Access-to-Data Is the Key to Strong Science and Solid Public Policy
Richard L. Hanneman, President, Salt Institute and Andrew Briscoe, Director, Public Policy, Salt Institute
March 28, 2000
On July 30, 1988, the British Medical Journal published the massive Intersalt Study. The study was conceived as the definitive population study examining the question: Is dietary salt intake related to blood pressure? -- a question that had produced conflicting answers in previous studies. The study found scant evidence of a relationship, and even that disappeared when the four primitive populations were excluded and the remaining 48 acculturated societies were analyzed. The authors also reported confirmation of a post-hoc hypothesis that blood pressures would "rise with age," although the snapshot study design required them to consider age cohorts as a longitudinal sample.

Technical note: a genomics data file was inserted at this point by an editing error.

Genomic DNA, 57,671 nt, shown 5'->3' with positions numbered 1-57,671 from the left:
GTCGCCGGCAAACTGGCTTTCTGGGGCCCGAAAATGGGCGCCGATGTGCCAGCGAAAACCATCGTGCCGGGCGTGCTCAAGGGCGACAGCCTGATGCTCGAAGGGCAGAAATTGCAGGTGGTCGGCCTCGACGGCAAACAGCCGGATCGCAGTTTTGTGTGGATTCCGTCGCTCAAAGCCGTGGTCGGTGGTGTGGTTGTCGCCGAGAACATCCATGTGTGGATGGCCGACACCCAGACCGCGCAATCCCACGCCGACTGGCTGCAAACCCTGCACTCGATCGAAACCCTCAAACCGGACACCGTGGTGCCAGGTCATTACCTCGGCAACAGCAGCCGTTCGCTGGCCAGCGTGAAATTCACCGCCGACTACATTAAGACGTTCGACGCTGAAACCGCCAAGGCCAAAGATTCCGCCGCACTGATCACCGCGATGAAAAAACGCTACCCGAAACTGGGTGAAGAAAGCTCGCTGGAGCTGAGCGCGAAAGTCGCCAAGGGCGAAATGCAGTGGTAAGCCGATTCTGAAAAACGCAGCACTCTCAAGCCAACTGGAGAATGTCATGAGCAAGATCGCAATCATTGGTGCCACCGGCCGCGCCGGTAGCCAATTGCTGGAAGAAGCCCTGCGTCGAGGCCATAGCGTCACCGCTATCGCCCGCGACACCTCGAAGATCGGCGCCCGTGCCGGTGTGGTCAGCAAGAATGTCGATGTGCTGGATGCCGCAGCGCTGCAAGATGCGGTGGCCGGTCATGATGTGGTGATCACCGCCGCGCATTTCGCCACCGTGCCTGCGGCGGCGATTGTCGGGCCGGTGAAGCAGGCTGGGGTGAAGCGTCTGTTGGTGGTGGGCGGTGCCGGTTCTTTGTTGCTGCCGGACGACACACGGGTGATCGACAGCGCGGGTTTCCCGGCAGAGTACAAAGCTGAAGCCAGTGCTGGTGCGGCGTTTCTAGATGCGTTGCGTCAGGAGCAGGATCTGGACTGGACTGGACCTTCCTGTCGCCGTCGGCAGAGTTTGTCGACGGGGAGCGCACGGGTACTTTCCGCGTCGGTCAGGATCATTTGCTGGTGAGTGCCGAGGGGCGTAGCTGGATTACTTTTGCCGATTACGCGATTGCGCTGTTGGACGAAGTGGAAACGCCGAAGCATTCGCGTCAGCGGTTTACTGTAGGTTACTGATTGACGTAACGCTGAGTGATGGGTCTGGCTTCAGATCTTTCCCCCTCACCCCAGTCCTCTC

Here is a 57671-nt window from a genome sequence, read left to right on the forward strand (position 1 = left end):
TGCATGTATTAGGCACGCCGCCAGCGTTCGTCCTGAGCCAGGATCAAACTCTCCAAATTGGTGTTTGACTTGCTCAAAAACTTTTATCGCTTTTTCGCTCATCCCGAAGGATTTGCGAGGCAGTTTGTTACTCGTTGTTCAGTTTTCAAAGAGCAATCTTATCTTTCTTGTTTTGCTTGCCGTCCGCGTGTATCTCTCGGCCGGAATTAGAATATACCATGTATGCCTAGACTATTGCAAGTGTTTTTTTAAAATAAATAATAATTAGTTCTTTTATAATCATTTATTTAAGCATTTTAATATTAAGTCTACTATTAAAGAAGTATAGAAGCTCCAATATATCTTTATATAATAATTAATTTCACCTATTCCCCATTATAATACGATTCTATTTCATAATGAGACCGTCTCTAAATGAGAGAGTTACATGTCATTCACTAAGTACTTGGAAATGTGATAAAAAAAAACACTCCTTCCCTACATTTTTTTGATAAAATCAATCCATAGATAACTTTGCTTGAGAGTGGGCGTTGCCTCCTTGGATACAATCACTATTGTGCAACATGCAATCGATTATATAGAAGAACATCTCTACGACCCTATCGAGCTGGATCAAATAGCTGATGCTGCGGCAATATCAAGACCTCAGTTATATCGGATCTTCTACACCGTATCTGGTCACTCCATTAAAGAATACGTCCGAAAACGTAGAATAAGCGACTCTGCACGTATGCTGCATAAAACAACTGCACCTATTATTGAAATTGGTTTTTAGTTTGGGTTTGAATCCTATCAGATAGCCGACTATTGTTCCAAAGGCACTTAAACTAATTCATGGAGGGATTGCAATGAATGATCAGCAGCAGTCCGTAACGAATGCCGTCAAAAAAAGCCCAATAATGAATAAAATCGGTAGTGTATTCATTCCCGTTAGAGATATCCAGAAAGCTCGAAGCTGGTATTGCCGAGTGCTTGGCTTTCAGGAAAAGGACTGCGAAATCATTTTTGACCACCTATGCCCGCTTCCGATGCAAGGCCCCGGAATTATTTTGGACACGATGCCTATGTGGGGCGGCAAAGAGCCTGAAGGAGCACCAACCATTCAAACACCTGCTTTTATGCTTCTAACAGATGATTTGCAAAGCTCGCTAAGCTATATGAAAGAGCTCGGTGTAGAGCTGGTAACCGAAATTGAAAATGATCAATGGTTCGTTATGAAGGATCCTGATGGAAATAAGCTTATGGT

The study was carried out by zealous advocates of the "sodium restriction hypothesis" which postulated that hypertension was caused by "high" intakes of dietary salt. It was funded with $1.3 million from the U.S. Department of Health and Human Services. It was intended to guide public health nutrition policy and, in fact, was cited as support for having the U.S. encourage universal sodium reduction.
But the numbers didn't make sense to the Salt Institute, representing the salt industry. Salt is the primary source of dietary sodium. Knowing that "the devil is in the details, the Institute asked how could there be a dramatic "rise with age" if, overall, population blood pressures were not associated with dietary sodium intakes? So the Institute asked the authors if they could have an independent expert statistical analysis done of the Intersalt data. The authors refused.